The basic differences between film and video are the frame rate, the motion blur, the film grain, and the gamma curve. Films are shot usually with a 180 shutter angle, equivalent to 1/48 shutter speed, this determines the characteristic film motion blur. FootageStudio can add film blur when downconverting frame rates to 24p, and for original 24p videos, motion blur can be added in video filtering. To create a 24p video with film look the settings are: Convert to 24p if the original video was recorded in a different frame rate. Motion blur. Grain. Cinetone filter. Some steps are optional depending on how the original video was recorded, for instance, it it is recorded using a 1/50 shutter speed (at 24p, 25p, 50i or 50p), the original motion blur already matches the film blur. Additionally, you can select a output format with a film aspect ratio like 2.35:1 or 1.85:1 in “Video Resample“ options. TIP: Once you have configured the film conversion to your tastes, you can store it as a presetting. The presetting feature allows to store the current program configuration for future uses, or save it to disk.
1: The basics
1a: Converting to 24p with motion blur
1b: Add film blur to 24p videos
2: Film grain
If the original video frame rate is different than 24p, just set the convesion to 24p or 23.976 in frame rate conversions. The original original frame rate, interlaced or progressive, will be converted to 24p using the best method : I
If the video is shot originally at 24p, the best option is to directly set the camera shutter speed to 1/48 or 1/50. However if for any reason the video was shot at low shutter speeds like 1/120, a motion blur filter can be added in video filters: To configure the motion blur filter, set the blur amount by shutter angle, shutter speed or directly the blur amount. In “Auto Mode” The motion blur filter will be configured automatically for normal motion blur or frame rate down-conversion motion blur. The motion blur filter uses complex motion estimation methods, it works faster when using CUDA or OpenCL GPU processing.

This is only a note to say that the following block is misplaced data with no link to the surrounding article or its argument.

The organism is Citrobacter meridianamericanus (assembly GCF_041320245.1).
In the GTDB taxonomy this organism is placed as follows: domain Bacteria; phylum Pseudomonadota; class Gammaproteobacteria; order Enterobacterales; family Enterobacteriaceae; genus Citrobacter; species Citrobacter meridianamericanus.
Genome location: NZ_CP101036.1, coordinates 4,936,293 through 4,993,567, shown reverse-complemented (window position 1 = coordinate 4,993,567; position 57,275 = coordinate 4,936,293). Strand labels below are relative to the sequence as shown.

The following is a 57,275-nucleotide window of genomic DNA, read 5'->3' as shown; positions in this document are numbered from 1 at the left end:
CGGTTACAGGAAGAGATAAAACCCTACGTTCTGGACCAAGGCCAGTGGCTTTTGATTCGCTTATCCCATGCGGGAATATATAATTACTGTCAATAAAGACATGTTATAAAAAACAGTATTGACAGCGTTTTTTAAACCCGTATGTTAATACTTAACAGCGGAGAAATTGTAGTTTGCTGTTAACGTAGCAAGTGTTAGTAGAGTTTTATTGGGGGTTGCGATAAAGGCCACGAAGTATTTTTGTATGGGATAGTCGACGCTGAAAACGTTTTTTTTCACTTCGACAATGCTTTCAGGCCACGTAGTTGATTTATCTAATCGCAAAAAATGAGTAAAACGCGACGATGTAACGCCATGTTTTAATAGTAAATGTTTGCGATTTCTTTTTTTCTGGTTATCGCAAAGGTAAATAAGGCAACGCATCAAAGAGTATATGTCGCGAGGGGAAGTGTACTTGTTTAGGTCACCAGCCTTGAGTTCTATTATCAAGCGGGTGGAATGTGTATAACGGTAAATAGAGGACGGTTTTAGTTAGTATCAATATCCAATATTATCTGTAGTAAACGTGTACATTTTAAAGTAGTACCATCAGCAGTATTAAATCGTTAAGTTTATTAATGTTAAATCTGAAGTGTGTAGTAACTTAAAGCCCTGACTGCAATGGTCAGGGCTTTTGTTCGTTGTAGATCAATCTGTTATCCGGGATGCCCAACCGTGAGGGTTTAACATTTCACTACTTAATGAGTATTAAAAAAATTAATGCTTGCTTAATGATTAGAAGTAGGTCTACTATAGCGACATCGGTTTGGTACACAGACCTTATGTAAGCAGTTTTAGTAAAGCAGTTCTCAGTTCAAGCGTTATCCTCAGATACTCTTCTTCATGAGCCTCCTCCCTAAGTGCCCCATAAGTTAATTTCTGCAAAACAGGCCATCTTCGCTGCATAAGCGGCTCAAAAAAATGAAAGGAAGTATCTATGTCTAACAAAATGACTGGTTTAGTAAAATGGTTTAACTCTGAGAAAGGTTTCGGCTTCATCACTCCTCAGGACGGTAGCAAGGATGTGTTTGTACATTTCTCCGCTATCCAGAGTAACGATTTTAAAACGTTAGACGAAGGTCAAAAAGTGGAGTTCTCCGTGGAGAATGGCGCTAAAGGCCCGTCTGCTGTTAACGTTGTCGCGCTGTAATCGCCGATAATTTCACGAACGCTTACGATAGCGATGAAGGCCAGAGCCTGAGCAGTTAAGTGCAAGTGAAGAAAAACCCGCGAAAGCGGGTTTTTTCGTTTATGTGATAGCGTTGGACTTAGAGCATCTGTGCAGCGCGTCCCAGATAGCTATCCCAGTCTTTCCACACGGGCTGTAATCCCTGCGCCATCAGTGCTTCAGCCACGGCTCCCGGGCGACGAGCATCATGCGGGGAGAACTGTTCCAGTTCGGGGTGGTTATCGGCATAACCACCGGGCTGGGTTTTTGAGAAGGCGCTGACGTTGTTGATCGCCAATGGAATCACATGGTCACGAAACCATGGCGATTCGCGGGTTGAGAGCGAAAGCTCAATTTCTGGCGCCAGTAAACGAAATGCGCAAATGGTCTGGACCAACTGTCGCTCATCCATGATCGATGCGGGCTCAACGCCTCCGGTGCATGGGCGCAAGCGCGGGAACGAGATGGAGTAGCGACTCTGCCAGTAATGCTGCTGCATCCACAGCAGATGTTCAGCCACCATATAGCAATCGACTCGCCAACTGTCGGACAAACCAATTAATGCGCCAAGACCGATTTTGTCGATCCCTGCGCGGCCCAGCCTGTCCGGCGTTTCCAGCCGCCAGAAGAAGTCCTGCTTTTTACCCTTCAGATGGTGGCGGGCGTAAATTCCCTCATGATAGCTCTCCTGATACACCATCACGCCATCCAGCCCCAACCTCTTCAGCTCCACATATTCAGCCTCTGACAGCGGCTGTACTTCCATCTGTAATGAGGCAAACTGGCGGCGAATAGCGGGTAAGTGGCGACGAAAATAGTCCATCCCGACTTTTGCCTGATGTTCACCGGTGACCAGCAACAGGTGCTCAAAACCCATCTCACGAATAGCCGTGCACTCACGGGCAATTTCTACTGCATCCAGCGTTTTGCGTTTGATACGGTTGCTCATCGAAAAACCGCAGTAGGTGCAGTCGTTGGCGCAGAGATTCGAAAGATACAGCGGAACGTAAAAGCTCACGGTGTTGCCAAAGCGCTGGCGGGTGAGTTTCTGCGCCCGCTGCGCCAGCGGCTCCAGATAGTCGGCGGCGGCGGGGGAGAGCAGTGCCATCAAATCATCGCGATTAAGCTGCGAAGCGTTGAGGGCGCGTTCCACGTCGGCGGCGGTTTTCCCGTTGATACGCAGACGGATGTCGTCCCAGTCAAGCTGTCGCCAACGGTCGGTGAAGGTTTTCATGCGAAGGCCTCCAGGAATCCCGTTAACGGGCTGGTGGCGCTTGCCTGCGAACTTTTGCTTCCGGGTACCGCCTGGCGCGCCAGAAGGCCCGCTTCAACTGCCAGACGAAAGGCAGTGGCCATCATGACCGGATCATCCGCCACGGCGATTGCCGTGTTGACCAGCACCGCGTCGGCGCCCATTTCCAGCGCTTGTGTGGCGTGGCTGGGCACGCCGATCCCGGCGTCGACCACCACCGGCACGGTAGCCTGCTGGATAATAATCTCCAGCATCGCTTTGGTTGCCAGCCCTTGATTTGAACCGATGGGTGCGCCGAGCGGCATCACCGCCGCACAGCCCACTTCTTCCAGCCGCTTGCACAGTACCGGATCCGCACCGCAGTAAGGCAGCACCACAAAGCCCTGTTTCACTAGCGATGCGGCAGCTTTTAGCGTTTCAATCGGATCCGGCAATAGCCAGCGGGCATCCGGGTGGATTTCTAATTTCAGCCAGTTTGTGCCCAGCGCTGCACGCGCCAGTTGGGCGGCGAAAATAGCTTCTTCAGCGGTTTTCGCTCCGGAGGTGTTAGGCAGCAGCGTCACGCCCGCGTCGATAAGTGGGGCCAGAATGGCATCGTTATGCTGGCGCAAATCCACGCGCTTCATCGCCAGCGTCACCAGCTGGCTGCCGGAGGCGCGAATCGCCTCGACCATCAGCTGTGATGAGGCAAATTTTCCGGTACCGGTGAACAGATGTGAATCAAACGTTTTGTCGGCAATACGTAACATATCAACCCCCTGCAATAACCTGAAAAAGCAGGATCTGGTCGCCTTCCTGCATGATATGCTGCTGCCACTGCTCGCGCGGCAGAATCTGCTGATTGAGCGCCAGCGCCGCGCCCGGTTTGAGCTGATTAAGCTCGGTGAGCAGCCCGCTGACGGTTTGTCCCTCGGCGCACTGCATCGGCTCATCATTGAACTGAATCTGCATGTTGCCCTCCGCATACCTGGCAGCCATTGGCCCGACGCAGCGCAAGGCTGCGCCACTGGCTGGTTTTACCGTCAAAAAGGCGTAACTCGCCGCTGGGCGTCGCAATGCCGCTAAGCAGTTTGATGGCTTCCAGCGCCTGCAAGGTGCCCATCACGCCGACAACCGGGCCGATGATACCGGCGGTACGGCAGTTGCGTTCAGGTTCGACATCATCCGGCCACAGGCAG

The film grain filter adds film grain in luma or chroma components. To setup this filter, go to video filters and select the grain filter: Then simply select the luma or chroma grain amount, usually a low luma grain of about 15-25 is enough for normal videos.
3: Cinetone filter and color correction
The Cinetone filter allows to imitate the film gamma curve. To add the cinetone filter select the color correction tab and open the configure dialog: The enhance video preview dialog allows to configure the Cinetone Filter and also perform color correction. To configure the cinetone filter simple set the amount using the slider. Aditionally, you can basically correct and enchance the video, or perform a complete color correction. For more information about cinetone and color correction please see the help file.
4: Produce the videos
Then just set the output format an encoder, the destination folder, and press the start button to get your 24p film look videos. For more detailed information about these settings please see the program help file.
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FootageStudio™ tutorial:  producing 24p videos with film look
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